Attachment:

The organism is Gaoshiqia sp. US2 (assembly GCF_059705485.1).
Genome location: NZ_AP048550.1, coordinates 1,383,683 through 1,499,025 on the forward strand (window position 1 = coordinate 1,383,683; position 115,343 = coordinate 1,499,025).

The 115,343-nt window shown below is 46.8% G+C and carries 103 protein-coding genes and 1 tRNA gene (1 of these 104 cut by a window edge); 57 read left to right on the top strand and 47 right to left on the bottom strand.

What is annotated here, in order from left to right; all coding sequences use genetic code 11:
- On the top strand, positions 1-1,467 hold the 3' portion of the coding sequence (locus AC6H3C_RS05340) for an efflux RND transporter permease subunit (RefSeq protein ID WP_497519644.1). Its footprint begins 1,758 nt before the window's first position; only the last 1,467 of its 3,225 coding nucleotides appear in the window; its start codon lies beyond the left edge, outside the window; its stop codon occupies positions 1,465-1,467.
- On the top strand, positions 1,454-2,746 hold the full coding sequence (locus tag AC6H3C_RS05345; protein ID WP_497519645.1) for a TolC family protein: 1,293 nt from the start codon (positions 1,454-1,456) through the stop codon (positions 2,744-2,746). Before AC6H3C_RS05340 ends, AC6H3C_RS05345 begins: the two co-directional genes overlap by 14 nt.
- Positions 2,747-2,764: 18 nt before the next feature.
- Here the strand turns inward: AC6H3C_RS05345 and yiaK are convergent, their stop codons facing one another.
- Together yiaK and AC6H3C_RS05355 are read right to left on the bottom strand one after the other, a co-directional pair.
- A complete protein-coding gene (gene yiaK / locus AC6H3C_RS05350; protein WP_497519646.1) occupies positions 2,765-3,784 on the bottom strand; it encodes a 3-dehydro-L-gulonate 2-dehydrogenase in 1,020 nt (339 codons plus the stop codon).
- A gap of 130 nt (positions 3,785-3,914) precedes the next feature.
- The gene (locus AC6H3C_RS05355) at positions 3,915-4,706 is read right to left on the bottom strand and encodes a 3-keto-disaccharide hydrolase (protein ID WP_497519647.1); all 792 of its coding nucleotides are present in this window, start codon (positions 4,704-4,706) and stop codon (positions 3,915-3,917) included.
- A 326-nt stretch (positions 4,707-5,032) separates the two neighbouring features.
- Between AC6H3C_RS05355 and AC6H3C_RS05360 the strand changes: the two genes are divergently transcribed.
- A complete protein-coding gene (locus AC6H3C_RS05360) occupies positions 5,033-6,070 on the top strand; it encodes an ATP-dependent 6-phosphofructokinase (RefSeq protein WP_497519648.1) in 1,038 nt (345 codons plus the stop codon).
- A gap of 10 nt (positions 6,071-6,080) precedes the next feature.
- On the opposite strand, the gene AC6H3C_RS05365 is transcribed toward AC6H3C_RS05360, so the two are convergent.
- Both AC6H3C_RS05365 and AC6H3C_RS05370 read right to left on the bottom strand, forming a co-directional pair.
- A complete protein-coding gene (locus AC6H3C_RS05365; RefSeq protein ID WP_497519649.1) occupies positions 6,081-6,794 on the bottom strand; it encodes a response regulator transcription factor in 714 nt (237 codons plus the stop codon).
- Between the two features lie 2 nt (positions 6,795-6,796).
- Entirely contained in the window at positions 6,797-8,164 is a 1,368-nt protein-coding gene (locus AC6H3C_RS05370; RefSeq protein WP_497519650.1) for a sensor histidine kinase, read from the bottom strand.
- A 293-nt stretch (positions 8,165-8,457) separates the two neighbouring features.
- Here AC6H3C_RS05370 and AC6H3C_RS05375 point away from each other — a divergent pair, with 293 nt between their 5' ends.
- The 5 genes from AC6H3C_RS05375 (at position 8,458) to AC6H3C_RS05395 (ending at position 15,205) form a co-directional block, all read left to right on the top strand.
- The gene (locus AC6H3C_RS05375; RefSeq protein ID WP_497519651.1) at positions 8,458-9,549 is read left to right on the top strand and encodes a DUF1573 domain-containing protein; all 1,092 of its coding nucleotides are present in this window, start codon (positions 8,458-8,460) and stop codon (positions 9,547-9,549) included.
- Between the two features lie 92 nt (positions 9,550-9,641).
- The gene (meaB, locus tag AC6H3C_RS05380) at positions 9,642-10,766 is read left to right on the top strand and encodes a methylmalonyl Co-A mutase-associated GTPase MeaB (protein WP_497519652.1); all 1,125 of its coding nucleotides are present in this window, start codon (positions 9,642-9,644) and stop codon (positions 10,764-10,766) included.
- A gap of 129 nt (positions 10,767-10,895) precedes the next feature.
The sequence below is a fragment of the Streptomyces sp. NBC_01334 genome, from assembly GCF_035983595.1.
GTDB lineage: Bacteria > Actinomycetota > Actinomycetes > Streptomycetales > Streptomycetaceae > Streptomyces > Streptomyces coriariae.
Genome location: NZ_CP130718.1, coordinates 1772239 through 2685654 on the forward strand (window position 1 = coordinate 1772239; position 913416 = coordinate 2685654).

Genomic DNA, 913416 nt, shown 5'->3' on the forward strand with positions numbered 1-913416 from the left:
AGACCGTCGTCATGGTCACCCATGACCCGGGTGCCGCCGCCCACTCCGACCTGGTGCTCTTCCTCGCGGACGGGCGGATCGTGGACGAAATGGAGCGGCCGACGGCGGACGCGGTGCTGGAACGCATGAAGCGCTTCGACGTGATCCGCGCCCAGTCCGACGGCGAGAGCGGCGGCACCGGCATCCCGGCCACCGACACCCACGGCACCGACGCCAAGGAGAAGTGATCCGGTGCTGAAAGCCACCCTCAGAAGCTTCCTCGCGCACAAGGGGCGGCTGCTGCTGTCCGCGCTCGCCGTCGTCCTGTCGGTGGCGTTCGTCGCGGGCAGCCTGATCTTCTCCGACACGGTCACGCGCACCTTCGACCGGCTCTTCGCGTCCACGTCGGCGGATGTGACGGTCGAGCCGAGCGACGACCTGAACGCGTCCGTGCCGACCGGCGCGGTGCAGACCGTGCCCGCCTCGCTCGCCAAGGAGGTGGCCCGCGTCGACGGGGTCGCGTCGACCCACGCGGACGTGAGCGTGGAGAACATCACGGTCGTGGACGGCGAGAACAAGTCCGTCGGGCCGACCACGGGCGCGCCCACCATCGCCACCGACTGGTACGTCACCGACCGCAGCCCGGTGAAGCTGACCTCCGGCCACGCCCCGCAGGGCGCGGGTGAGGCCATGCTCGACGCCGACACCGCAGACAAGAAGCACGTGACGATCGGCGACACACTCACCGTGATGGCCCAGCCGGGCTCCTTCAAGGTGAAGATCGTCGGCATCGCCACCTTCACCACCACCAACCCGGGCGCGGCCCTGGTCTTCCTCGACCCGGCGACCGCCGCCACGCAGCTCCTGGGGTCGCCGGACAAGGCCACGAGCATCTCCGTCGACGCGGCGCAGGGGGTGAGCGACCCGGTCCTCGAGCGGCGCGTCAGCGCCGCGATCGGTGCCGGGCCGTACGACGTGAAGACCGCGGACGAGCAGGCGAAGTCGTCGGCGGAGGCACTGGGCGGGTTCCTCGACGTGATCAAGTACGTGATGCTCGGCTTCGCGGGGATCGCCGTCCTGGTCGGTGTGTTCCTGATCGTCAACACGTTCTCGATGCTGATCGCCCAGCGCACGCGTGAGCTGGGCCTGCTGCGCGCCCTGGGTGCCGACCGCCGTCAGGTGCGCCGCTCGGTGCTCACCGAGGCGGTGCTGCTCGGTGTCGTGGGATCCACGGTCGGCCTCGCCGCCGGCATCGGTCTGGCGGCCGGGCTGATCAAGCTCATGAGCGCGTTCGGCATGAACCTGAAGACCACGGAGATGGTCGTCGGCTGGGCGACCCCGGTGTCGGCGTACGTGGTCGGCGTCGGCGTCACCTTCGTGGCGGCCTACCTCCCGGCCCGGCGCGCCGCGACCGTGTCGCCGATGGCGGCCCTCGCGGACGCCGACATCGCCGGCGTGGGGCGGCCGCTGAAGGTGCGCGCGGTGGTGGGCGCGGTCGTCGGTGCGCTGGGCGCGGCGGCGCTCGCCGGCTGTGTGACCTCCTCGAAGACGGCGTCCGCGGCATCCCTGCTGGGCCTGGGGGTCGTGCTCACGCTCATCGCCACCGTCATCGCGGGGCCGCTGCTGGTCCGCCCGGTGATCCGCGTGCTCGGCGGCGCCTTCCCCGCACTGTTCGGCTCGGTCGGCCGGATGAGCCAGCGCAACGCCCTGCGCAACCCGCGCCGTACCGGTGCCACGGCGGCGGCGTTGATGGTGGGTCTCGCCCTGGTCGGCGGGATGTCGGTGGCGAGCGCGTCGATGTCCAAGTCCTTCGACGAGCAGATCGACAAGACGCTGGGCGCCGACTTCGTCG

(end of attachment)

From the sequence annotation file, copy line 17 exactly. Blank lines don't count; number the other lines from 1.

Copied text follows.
- On the opposite strand, the gene AC6H3C_RS05365 is transcribed toward AC6H3C_RS05360, so the two are convergent.